• University of Canterbury students preparing Milly for launchUniversity of Canterbury students preparing Milly for launch

University of Canterbury students build record-breaking rocket

A supersonic rocket built by a group of students at the University of Canterbury, was today confirmed as having smashed the worldwide altitude record for rockets in its class.

The I-class rocket was launched from Lake Tekapo, New Zealand on July 26, and it’s flight GPS data shows that it reached a height of more than 4889m – eclipsing the previous World record of 4324m.

From launch, the supersonic rocket travelled at speeds of over 2000 km/hr and broke the sound barrier just 70m above ground.

The 740mm rocket was named Milly by the rocketry project team.  The team is made up of postgraduate and research students studying New Zealand’s only rocketry course at the University of Canterbury.  PhD student David Wright says he decided to design and construct a highly optimised rocket to attempt the world record after a transmitter failure on an earlier rocket (intended to break the NZ record of 1117m) meant that the altitude could never be verified.  Mr Wright said "This proves that we (NZ) can both compete on a world stage and lead the way by using innovative techniques to vastly improve performance of these vehicles."

As well as being a record breaker, the launch gave the team an opportunity to test out a variety of modifications and equipment to help their research towards future launches, as well as the new testing site at Lake Tekapo.  So we can probably expect much greater and higher flying supersonic rockets to come from the UC rocket research project soon.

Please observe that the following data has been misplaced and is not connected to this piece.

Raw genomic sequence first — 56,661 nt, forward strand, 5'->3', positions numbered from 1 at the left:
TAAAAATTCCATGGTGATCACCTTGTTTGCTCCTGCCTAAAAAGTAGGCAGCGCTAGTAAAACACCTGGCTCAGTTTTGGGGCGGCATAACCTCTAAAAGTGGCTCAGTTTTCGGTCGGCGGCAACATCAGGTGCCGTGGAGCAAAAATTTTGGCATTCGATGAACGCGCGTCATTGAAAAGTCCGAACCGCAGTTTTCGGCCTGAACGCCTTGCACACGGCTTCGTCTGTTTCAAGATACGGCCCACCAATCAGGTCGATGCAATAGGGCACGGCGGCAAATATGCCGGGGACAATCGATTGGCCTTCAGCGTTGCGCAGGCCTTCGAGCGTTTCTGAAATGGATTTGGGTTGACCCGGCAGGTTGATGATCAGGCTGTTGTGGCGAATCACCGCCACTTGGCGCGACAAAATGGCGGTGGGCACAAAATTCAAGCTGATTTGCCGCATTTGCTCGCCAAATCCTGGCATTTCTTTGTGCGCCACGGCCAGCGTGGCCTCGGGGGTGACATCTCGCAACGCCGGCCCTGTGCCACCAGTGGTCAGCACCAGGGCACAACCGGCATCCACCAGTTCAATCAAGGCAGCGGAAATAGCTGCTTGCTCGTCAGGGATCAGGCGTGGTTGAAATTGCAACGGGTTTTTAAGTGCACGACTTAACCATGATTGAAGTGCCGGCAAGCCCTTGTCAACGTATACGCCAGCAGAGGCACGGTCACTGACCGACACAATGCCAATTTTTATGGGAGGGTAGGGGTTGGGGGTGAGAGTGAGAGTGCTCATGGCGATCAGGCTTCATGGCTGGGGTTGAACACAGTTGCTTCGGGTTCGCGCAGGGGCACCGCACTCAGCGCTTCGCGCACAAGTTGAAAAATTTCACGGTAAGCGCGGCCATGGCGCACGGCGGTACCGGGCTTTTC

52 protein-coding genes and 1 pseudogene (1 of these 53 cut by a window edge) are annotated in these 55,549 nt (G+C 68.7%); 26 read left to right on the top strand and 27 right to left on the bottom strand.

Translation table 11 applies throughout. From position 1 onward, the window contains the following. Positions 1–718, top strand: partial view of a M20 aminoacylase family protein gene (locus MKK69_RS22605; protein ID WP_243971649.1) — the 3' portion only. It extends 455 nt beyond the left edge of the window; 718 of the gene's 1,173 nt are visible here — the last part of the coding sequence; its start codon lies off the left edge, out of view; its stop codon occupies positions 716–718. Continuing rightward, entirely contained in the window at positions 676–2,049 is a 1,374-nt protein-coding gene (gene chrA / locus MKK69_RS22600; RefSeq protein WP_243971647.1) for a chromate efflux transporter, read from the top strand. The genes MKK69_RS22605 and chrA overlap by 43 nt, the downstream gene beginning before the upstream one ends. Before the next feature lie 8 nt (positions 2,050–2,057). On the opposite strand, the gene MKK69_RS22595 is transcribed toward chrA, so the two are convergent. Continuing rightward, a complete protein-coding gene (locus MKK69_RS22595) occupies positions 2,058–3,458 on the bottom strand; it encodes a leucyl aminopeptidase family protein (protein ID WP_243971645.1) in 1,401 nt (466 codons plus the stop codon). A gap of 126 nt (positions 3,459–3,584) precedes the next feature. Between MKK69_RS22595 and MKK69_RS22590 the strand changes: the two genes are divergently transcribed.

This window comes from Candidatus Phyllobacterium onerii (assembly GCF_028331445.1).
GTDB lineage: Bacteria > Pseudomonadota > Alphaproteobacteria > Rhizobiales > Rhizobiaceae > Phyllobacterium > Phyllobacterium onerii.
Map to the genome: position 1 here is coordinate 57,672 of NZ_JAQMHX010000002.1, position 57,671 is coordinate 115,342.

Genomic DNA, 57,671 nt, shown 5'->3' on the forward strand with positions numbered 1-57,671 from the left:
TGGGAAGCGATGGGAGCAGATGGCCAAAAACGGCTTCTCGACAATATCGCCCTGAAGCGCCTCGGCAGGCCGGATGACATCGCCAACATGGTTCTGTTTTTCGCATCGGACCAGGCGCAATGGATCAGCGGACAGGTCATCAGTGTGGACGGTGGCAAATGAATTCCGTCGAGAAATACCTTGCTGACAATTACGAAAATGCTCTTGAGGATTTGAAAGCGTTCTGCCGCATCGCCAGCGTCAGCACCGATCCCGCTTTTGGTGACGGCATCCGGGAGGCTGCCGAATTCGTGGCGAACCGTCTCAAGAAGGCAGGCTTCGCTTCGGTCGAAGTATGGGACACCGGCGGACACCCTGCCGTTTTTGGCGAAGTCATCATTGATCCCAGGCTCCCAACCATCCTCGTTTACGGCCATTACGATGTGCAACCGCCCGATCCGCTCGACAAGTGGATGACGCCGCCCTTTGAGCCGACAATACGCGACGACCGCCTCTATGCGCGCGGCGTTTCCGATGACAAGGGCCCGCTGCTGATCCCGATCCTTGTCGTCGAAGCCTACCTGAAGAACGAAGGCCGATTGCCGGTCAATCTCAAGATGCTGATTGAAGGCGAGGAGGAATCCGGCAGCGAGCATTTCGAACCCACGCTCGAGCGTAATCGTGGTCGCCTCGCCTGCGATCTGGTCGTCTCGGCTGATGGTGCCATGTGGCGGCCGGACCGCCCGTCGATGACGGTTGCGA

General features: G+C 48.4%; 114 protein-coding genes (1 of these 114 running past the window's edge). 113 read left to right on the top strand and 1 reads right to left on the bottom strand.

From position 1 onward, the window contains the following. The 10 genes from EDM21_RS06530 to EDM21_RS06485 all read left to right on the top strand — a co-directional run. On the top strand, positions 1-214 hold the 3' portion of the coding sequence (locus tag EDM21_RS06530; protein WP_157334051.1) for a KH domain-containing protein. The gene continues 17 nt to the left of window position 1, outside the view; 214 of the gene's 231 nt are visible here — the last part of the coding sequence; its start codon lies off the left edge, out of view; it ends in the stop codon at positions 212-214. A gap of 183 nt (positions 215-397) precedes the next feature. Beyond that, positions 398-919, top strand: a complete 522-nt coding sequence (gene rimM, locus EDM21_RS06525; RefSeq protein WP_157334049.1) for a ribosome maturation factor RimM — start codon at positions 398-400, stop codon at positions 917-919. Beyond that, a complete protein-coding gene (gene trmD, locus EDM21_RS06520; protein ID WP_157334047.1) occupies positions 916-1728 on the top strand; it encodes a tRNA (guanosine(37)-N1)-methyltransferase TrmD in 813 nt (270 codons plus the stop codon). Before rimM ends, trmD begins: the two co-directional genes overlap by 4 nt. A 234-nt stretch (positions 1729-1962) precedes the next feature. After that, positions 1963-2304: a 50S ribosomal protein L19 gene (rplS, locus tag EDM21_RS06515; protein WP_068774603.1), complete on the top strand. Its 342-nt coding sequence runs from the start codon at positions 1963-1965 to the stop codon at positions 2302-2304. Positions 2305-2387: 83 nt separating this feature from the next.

The course at UC is New Zealand’s first and only rocket course under the supervision of Rutherford Discovery Fellow and senior electrical and computer engineering lecturer Dr Chris Hann, and backed by Rocket Lab Ltd in Auckland.  The second semester course is open to all engineering students and involves designing and implementing everything relating to rockets including the airframe, 3D printing of canards, rocket engine design, instrumentation and sensors, control systems and parachute recovery.

You can find out more about studying engineering in New Zealand here, and read more about the University of Canterbury hereContact a Study Options student advisor for advice and assistance with applying to the University of Canterbury.  UC are currently offering scholarships exclusively for undergraduate engineering students from the UK, find out more here.

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